All Financial Advisors Are Not The Same. What Type of Advisor Do You Have?

Kevin Garrett |

Let's start with a pretty straightforward question: With more than 300,000 financial advisors in America, why is it so hard to find good advice? 

This question has been a hotly discussed issue for as long as I've been in the financial services industry. I remember when I got into the business well over a decade ago, I was shocked to find out that there were different standards of care for clients and that all "financial advisors" were not held to the same standard of behavior and expectations. Most recently a Department of Labor initiative that began under the Obama Administration to attempt and address some of these inconsistencies in client treatment was delayed by the Trump Administration. It was originally set to go into effect this month.

Think about these 2 stats from Envestnet's Compendum of Industry Trends, April 2015,... First, 60% of advisors aren’t required to act in their clients’ best interests. And 70% still try to beat the market, even if few are ever consistently successful. 

When I started my own practice, I remember I wanted to be a different kind of advisor. My goal was to provide the consistent, caring, comprehensive and knowledgeable advice that i believe investors need and deserve. In today's mix bag of behavior in our industry that makes me a rarity but it also makes it easy for me to do something that many advisors struggle with – differentiating myself in a crowded marketplace.

Here are some of the reasons why I'm different…. 

Of the 302,000 financial advisors in America, according to Envestnet's figures, only about 122,000 are Independent Advisors with a fiduciary duty to their clients. These advisors are not required to sell any particular products or services to satisfy a sales goal or company mandate. And as fiduciaries they must put their client first and act at all times in the best interests of each client. This is important because financial advice should never be compromised. (Note: This might be a good place to make a note to ask your advisor a bit more about his client responsibilities...where they begin and where they end).

But many independent advisors are still selling commission-based products, which can lead to conflicts of interest, even if unintended. Envestnet's presentation indicated only about 77,000 independent advisors are primarily Fee-Based or Fee-Only, meaning they receive the majority of their compensation from client fees. They are paid for advice, not for the sale of a financial product (except for some products such as life insurance or long-term care policies) and they prosper only as their clients prosper. 

Of the 77,000 fee-based/fee-only advisors, about 46,000 are Financial Planners/Wealth Managers — defined by Envestnet to mean they take a holistic, comprehensive planning approach and address a full range of financial needs beyond investment management, including tax management, retirement income planning, estate planning, etc.

Of these advisors, about 16,000 usually invest primarily in Passive Investment Vehicles — they don’t spend time and client money trying to beat the market (an almost insurmountable challenge as studies consistently suggest). And they don’t recommend expensive, complicated products. However, we know that there are still some drawbacks to many passive products — such as index funds and ETFs — including lack of internal trading flexibility and imprecision.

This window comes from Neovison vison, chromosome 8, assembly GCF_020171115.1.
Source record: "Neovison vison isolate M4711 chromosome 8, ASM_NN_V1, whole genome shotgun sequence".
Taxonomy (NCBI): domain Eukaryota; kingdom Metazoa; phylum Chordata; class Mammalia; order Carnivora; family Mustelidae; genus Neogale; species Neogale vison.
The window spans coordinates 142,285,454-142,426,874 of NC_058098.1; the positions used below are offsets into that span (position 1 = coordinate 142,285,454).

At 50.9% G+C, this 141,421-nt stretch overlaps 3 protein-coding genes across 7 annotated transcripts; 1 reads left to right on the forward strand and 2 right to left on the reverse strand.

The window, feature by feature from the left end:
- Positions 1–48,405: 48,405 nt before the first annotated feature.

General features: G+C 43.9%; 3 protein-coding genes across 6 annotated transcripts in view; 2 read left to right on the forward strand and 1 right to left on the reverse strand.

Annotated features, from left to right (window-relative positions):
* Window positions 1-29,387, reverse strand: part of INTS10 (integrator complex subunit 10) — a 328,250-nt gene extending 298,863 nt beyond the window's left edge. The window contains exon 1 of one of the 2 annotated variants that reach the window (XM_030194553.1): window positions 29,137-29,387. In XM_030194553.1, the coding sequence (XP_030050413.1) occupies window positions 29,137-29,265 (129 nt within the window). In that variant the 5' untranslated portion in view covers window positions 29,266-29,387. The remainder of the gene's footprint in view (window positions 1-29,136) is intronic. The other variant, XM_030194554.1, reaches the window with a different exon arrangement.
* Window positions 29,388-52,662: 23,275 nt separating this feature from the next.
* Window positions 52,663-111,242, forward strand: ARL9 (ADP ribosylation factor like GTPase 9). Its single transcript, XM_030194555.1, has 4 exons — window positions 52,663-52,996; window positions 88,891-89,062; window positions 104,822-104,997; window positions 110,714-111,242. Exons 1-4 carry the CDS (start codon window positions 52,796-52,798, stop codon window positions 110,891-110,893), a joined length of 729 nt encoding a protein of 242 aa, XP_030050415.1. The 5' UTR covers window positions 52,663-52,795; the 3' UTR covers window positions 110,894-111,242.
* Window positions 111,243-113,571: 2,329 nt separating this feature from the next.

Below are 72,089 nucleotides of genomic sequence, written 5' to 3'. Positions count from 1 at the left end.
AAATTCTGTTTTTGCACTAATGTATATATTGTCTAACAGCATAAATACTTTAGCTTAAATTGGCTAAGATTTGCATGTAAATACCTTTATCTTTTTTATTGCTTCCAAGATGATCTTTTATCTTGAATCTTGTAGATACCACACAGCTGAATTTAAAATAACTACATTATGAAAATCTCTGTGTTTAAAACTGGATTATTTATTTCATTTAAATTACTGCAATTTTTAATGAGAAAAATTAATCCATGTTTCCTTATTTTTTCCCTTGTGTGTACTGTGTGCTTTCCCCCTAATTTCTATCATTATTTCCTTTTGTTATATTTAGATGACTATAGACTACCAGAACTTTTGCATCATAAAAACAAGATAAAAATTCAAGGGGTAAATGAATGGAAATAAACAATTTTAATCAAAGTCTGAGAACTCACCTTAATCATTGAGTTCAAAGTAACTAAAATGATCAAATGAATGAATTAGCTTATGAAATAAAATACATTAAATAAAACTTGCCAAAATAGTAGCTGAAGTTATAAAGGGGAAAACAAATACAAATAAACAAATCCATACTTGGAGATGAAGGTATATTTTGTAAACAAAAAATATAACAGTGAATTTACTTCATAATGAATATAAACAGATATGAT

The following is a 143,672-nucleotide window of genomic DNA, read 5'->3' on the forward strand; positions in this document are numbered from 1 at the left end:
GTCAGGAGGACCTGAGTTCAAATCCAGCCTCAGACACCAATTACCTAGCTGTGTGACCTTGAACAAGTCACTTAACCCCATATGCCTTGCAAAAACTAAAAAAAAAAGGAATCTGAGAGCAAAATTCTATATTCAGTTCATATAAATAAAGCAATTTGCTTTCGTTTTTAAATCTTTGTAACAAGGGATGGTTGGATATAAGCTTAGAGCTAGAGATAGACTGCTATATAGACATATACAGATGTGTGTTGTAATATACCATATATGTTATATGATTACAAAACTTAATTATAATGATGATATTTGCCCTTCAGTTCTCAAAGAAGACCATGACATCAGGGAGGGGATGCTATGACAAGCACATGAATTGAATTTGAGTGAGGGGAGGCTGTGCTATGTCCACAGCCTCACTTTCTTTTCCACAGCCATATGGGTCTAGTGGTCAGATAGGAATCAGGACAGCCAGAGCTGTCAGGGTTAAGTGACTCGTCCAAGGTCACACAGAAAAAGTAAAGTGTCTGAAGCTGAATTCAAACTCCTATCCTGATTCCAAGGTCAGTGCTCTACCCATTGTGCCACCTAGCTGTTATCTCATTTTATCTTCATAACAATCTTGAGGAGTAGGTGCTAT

Finally, the Envestnet presentation indicated that only about 5,000 advisors (less than 2% of the total) follow an Asset Class Investing approach, based on decades of data, analysis and research, insights from behavioral finance and close relationships with leading academics. But what makes these advisors special is that they don’t follow fads or relegate their clients’ futures to guesswork and speculation. Instead they embrace exposure to the factors of return and the long-term growth potential of markets around the world.

I am proud to be a part of the minority of advisors in my industry. Its also a good feeling to be a part of an elite group of advisors as I am with the Integrated Financial Group Consortium, based in Atlanta, that share my perspective on client treatment. As a partner with this group, I am reminded everyday of how we are professional as individual advisors and as a group.

As I wind up this post, I want to be clear. Just because there are advisors out there getting paid in various ways and having different business models, that doesn't make them bad people. I have many friends in the industry that are compensated in ways that are different from me. They are good, hard-working and honest folks.

But the issue that I have with our industry is that most people who rely on us to assist them simply aren't fully informed on how "advisors" that share the same title can be very, very different in terms of compensation and accountability. Transparency in areas of fees and responsibility should be improved. I believe it falls to us as leaders in our profession to educate and inform and allow our clients to make informed decisions on what and who they want.

Investing in index funds and ETFs involves risk, including loss of principal.